Mark Your Calendars for these events happening at HMNS 6/29-7/5

Bust out your planners, calendars, and PDAs (if you are throwback like that), it’s time to mark your calendars for the HMNS events of this week!

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Lecture – Climate And The Demise Of Maya Civilization By Andre Droxler
Monday, June 29
6:30 p.m.
Climate conditions in the Maya’s time can be retrieved from the earth revealing that climate conditions influenced the destiny of the Maya. Geological data from Belize’s Central Shelf Lagoon and Blue Hole, areas proximal to where Maya Civilization thrived and then abruptly collapse are revealing that weather—rainfall fluctuations and frequent tropical cyclones—may have forced the Maya to abandon their sophisticated cities. Dr. André Droxler of the Center for the Study of the Environment and Society at Rice University will explain how Earth science is helping decode the history of the Maya. A special evening screening of Fate of the Maya in the Burke Baker Planetarium at 6 p.m. and 8 p.m. is complimentary for lecture ticket holders.

Lecture – The Threat Of Asteroid Impacts By David Kring, Ph. D.
Tuesday, June 30

6:30 p.m.
In 2013 the world was riveted by the impact of an asteroid near the Russian town of Chelyabinsk, where over 1,000 people were injured. It was an eerie reminder of another, bigger, impact event that flattened a forest near the Tunguska River in Siberia on June 30, 1908 – and a modern-day example of the immense dinosaur-killing Chicxulub impact event in the Yucatán. Dr. David Kring of the Lunar and Planetary Institute will describe how these types of impacts events have scarred Earth in the geologic past, the magnitude of their persisting threat today, and the steps we might take to mitigate these types of calamitous events in the future. A special evening screening of Impact in the Burke Baker Planetarium at 6 p.m. and 8 p.m. is complimentary for lecture ticket holders to help celebrate Asteroid Day 2015.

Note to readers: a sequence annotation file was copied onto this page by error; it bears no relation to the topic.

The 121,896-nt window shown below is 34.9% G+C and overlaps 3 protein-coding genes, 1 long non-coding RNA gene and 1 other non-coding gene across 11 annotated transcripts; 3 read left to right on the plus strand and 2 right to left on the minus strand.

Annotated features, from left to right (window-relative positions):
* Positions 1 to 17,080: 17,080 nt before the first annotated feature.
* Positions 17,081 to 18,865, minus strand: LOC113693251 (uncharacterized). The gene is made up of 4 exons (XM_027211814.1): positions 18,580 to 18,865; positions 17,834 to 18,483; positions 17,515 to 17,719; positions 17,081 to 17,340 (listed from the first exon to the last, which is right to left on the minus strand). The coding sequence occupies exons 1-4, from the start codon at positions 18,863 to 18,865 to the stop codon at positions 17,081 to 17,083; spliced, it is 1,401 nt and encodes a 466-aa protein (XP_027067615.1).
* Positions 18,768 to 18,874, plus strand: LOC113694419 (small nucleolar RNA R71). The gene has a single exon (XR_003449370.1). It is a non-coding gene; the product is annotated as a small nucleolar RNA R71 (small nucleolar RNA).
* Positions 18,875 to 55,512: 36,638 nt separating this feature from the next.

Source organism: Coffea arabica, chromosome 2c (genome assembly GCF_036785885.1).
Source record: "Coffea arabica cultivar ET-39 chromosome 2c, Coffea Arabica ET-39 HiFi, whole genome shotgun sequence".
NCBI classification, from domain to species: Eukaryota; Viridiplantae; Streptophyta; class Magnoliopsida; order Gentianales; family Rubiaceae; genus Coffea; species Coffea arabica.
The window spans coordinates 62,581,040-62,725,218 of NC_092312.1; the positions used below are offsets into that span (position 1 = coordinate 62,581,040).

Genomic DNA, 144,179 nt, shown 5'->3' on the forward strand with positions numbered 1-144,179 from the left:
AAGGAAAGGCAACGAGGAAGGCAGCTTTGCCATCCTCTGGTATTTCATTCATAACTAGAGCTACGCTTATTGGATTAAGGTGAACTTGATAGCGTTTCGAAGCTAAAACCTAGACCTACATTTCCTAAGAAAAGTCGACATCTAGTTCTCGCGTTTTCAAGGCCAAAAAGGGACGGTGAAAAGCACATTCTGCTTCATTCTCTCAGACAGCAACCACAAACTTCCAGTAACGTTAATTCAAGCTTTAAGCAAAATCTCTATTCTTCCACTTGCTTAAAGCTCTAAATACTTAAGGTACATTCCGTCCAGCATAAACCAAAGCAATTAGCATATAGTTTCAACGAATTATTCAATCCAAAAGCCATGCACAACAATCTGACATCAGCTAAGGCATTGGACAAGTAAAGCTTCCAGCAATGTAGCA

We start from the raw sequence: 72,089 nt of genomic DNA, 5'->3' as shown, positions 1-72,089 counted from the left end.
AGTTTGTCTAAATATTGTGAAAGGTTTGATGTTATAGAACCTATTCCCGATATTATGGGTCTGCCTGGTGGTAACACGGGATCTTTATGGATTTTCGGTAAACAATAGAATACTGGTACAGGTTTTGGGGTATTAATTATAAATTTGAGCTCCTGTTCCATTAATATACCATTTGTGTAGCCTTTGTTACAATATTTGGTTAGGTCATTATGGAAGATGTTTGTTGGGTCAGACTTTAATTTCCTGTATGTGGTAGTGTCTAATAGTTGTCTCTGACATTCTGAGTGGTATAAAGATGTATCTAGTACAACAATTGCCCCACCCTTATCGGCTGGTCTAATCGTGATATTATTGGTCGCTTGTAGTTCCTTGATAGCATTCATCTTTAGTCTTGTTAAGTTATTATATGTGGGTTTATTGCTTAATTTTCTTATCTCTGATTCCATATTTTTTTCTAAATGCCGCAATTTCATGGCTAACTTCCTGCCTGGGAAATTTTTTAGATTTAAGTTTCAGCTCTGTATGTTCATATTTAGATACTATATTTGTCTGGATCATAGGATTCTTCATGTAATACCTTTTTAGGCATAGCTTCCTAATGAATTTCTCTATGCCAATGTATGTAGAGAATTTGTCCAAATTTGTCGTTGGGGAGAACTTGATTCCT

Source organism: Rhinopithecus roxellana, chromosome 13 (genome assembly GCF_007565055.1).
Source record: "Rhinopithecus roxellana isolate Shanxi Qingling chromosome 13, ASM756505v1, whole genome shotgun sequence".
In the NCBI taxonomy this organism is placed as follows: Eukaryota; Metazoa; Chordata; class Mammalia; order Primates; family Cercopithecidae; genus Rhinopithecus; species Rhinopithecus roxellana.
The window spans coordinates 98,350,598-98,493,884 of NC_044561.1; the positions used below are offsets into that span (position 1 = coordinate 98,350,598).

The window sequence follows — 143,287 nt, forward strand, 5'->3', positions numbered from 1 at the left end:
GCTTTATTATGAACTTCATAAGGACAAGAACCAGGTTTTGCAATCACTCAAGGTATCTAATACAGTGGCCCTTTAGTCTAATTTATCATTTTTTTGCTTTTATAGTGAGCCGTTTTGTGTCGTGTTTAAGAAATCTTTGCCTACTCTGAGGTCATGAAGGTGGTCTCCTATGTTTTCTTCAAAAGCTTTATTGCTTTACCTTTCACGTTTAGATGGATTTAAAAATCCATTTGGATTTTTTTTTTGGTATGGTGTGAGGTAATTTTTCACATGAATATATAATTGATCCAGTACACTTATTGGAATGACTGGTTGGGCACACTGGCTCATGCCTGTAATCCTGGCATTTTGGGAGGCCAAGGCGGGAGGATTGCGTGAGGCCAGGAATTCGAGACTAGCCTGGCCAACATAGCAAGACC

Take Two: Close Encounters Of The Third Kind (1977)
Friday, July 3
7:00 p.m.
After an encounter with a U.F.O., a line worker feels undeniably drawn to an isolated area in the wilderness where something spectacular is about to happen.

 

 

Discover the impact of meteors with Dr. Kring on Asteroid Day

On Feb. 15, 2013, with no warning, an asteroid 20 meters in diameter and weighing more than the Eiffel Tower plunged into the Earth’s atmosphere over the Russian city of Chelyabinsk at speeds in excess of 19 kilometers per second. At such a high speed, the 14,000-ton object exploded at altitude, creating a flash 30 times brighter than the sun and panicking Siberian residents.

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The Chelyabinsk meteor injured 1,500 people and damaged 7,200 buildings in 2013.

The air burst damaged 7,200 buildings and injured 1,500 people, mostly due to cuts from broken glass, but many reported ultraviolet burns similar to sun damage and blindness from the flash. It was not the impact that caused the most damage, but the explosion as it suddenly fell apart in the atmosphere, about 25 times more energy than the atomic bomb detonated over Hiroshima.

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The impact crater caused by the Chelyabinsk meteor.